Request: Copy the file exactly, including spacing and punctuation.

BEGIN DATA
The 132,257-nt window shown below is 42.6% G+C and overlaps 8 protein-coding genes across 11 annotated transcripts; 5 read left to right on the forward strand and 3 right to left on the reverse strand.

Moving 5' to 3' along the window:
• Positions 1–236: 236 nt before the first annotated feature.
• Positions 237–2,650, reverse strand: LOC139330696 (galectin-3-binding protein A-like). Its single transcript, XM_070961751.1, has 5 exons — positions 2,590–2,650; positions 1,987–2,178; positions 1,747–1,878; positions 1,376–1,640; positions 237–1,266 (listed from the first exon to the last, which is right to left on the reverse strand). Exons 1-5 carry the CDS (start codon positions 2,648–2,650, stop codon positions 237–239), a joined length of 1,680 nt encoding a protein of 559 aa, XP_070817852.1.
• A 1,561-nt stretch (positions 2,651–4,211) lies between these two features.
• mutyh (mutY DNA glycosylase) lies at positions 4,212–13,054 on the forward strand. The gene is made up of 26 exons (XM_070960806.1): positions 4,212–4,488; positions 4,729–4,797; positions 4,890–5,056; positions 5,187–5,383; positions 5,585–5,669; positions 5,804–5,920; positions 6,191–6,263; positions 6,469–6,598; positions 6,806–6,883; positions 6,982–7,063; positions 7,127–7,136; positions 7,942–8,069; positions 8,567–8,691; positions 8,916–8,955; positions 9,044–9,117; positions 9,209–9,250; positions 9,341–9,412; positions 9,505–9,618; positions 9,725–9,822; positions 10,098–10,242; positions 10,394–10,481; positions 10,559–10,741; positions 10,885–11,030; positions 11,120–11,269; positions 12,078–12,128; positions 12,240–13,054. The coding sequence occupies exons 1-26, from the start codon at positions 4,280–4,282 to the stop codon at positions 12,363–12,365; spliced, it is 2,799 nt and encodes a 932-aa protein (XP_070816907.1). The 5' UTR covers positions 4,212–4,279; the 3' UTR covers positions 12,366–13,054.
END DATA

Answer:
The 132,257-nt window shown below is 42.6% G+C and overlaps 8 protein-coding genes across 11 annotated transcripts; 5 read left to right on the forward strand and 3 right to left on the reverse strand.

Moving 5' to 3' along the window:
• Positions 1–236: 236 nt before the first annotated feature.
• Positions 237–2,650, reverse strand: LOC139330696 (galectin-3-binding protein A-like). Its single transcript, XM_070961751.1, has 5 exons — positions 2,590–2,650; positions 1,987–2,178; positions 1,747–1,878; positions 1,376–1,640; positions 237–1,266 (listed from the first exon to the last, which is right to left on the reverse strand). Exons 1-5 carry the CDS (start codon positions 2,648–2,650, stop codon positions 237–239), a joined length of 1,680 nt encoding a protein of 559 aa, XP_070817852.1.
• A 1,561-nt stretch (positions 2,651–4,211) lies between these two features.
• mutyh (mutY DNA glycosylase) lies at positions 4,212–13,054 on the forward strand. The gene is made up of 26 exons (XM_070960806.1): positions 4,212–4,488; positions 4,729–4,797; positions 4,890–5,056; positions 5,187–5,383; positions 5,585–5,669; positions 5,804–5,920; positions 6,191–6,263; positions 6,469–6,598; positions 6,806–6,883; positions 6,982–7,063; positions 7,127–7,136; positions 7,942–8,069; positions 8,567–8,691; positions 8,916–8,955; positions 9,044–9,117; positions 9,209–9,250; positions 9,341–9,412; positions 9,505–9,618; positions 9,725–9,822; positions 10,098–10,242; positions 10,394–10,481; positions 10,559–10,741; positions 10,885–11,030; positions 11,120–11,269; positions 12,078–12,128; positions 12,240–13,054. The coding sequence occupies exons 1-26, from the start codon at positions 4,280–4,282 to the stop codon at positions 12,363–12,365; spliced, it is 2,799 nt and encodes a 932-aa protein (XP_070816907.1). The 5' UTR covers positions 4,212–4,279; the 3' UTR covers positions 12,366–13,054.